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Silver and gold

The grand dame of British swimming, Rebecca Adlington is retiring from competitive swimming at the ripe old age of 23.

“Female swimming is getting a lot younger,” she said. “I can’t compete with that."

Rebecca started training seriously at the age of 12. The hard training has taken its toll and that level of work and commitment is not something that can be kept up indefinitely. At the London Olympics, she was beaten in her main event by 15-year-old American Katie Ledecky. Katie is four years younger than Rebecca was when she won her two gold medals in Beijing.

Rebecca is philosophical. “It is the nature of how hard the sport is. As a female we naturally peak a lot younger than men. When you are younger you can do hard session after hard session and you do not run out of energy. As soon as you get older you get more tired. They can do more hard work. I still do the same hard work but then my body shuts down and goes ‘you need to do a recovery session’.”

What can we learn from this elite sportswoman’s approach? It’s sensible to be realistic about what is and what is not achievable, especially as we get older. Challenging ourselves (physically and mentally) can be good for us. Betting on wild improbabilities is more likely to end in tears.

While most of us won’t be thinking about retiring at 23, there is a link with the workplace. The removal of the default retirement age in most instances undoubtedly creates problems for employers. I have written before (and nothing has intervened since to change my view),that employers are extremely unhappy to have this forced on them. I have not met a single employer who has punched the air with delight because the DRA has gone. They would prefer to make their own decisions about allowing older workers to stay on.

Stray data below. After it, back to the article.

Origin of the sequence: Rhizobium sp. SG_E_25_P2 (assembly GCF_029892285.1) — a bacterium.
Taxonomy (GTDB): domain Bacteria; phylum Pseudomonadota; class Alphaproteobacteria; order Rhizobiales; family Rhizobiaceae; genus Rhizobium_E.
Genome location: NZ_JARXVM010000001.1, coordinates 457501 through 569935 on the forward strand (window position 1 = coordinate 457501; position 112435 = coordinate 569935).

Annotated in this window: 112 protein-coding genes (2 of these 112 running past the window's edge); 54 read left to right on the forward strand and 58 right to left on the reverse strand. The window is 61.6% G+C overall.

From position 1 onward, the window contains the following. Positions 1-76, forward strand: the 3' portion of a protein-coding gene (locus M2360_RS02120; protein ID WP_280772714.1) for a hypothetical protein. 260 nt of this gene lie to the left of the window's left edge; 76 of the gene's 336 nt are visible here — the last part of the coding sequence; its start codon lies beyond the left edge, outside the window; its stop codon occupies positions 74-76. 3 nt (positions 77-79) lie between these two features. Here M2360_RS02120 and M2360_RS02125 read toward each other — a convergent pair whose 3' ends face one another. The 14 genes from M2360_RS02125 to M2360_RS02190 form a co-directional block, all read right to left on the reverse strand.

Well, we are where are and the two key issues are declining work place performance and/ or ill health which makes doing the job difficult or impossible. This means that employers have to go through formal, lengthy and often very upsetting conversations with employees who don’t want to go (perhaps can’t afford to go) but won’t accept that they are no longer able to do all or part of the job. It’s a toxic situation.

Research carried out recently by the Group Risk Development has found that a third of employers have seen the average age of their workforce increase since the removal of the DRA. Employers who responded to the survey have reported that there has been an increase in sickness absence in the older workers age group. 27% said they have seen an increase in absence rates or age-related conditions such as diabetes or arthritis in the same period of time.

One hopes that as employees get older, if they’re in a situation where they need to consider reducing hours, doing alternative work or even having to step down if no reasonable adjustments can be made, that they will take a leaf from Rebecca Adlington’s book and properly consider it.

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